James Franco is off to be the wizard in Oz the Great and Powerful
PASADENA—Is James Franco really here? Sitting in a hotel room a few weeks ago, he looked recognizably like Franco. There was the movie-star-pretty face—that stubbled visage upon which, some time back, a gently sketchy-looking mustache took up squatter’s rights—and the squinty-sexy dark eyes. (When no one required his attention, he appeared to close them entirely several times.) And there were the film-school–approved worn brown-suede jacket, über-fatigued jeans, and rumpled hair.
But maybe this Franco was just a projection of the real Franco, part art installation, part wizardly illusion. Given the man and his starring role in Oz the Great and Powerful (which opens Friday [March 8] ), it would be fitting.
To make a prequel to that “most popular movie ever made”, 1939’s The Wizard of Oz, producer Joe Roth decided he needed today’s most popular actors. “Except that they’re always working,” Roth said. “The gentleman to my right,” he added, indicating Franco, “generally has seven jobs at a time.”
Perhaps this was an understatement. Franco the actor has, among other things, played the primary human in Rise of the Planet of the Apes and appeared to sever his own arm in 127 Hours (for which he received an Oscar nomination).
Franco the everything else writes and directs films, has several master’s degrees, a PhD reportedly in progress, published and about-to-be-published fiction and poetry collections, gigs as a film-studies prof, and gallery shows of his artwork. Guest-starring on the soap opera General Hospital, Franco played a character who was also an artist and also named Franco.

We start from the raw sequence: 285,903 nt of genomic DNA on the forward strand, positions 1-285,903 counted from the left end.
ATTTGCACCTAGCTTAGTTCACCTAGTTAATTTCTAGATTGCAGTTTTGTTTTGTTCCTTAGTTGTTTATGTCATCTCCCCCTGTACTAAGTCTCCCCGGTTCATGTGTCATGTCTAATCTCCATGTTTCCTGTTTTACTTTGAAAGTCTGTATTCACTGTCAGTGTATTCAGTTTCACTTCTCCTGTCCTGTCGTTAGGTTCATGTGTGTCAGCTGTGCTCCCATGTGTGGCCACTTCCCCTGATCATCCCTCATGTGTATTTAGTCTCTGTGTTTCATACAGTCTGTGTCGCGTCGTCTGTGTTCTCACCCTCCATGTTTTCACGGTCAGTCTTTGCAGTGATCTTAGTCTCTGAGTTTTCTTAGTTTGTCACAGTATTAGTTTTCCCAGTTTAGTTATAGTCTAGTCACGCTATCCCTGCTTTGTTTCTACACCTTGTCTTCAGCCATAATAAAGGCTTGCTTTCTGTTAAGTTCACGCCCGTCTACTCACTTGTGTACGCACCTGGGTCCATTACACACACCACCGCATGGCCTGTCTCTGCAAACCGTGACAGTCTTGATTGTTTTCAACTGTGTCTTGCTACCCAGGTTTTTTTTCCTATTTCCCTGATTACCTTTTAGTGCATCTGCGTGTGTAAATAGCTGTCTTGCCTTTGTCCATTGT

In Oz, Franco, 34, is Oscar Diggs, aka Oz, a Kansas con-man magician who accidentally drops down into a land whose three resident witches (Mila Kunis, Rachel Weisz, and Michelle Williams) quickly detect his charade. As a child, Franco was taken not only with the original film but also L. Frank Baum’s Oz novels. “These were, basically, my Harry Potter series, and, you know, they were some of the first books I read on my own, and I loved it.” He added: “I liked being transported to alternative realms, and it’s where a lot of my early imagination was sparked.”
A child reporter had a question. What, the boy wanted to know, was Franco’s biggest discovery making this movie? “My biggest discovery… Hmm,” Franco said. Thinking, he noted that he had already acted with a special-effects chimpanzee in Rise of the Planet of the Apes. In Oz, he has Finley (voiced by Zach Braff), a flying monkey dressed as a bellhop. “So that was sort of similar to having another CG monkey, albeit with wings in this one.”
“What about the magic?” Roth prompted.
“I did have to learn some magic,” Franco said. “I didn’t know how to do magic. So I was very fortunate they hired one of the best magicians from Las Vegas—a man named Lance Burton, who does shows for thousands of people.” Burton gave Franco private magic lessons. “He taught me everything I needed to know to look like I was a magician in a travelling circus. So, how to present the illusion of levitation or make something seem like it’s disappearing and that kind of thing. So I guess that was new, yeah.”
Another child reporter wondered what Oz might be doing if he “were here, right now, in this world”. “I think Oz, my character, is very much a stand-in for the things that I do or the things that filmmakers do,” Franco said. “He’s fascinated with early forms of filmmaking and projection, so he’s probably a director. He’d maybe even direct a film like this.”
Would Franco be returning to General Hospital? “I’d like to; nobody’s asked me yet.”
There was still Franco the academic to be considered. “I’m teaching a lot,” Franco said politely, standing up to depart. He is instructing a production class at USC’s film school. “Two of my students are here. There they are,” he added, looking toward the back of the room. “Getting you on film!” a voice replied. “Getting me on-camera,” Franco echoed, sounding amused. But then, that would be nothing new.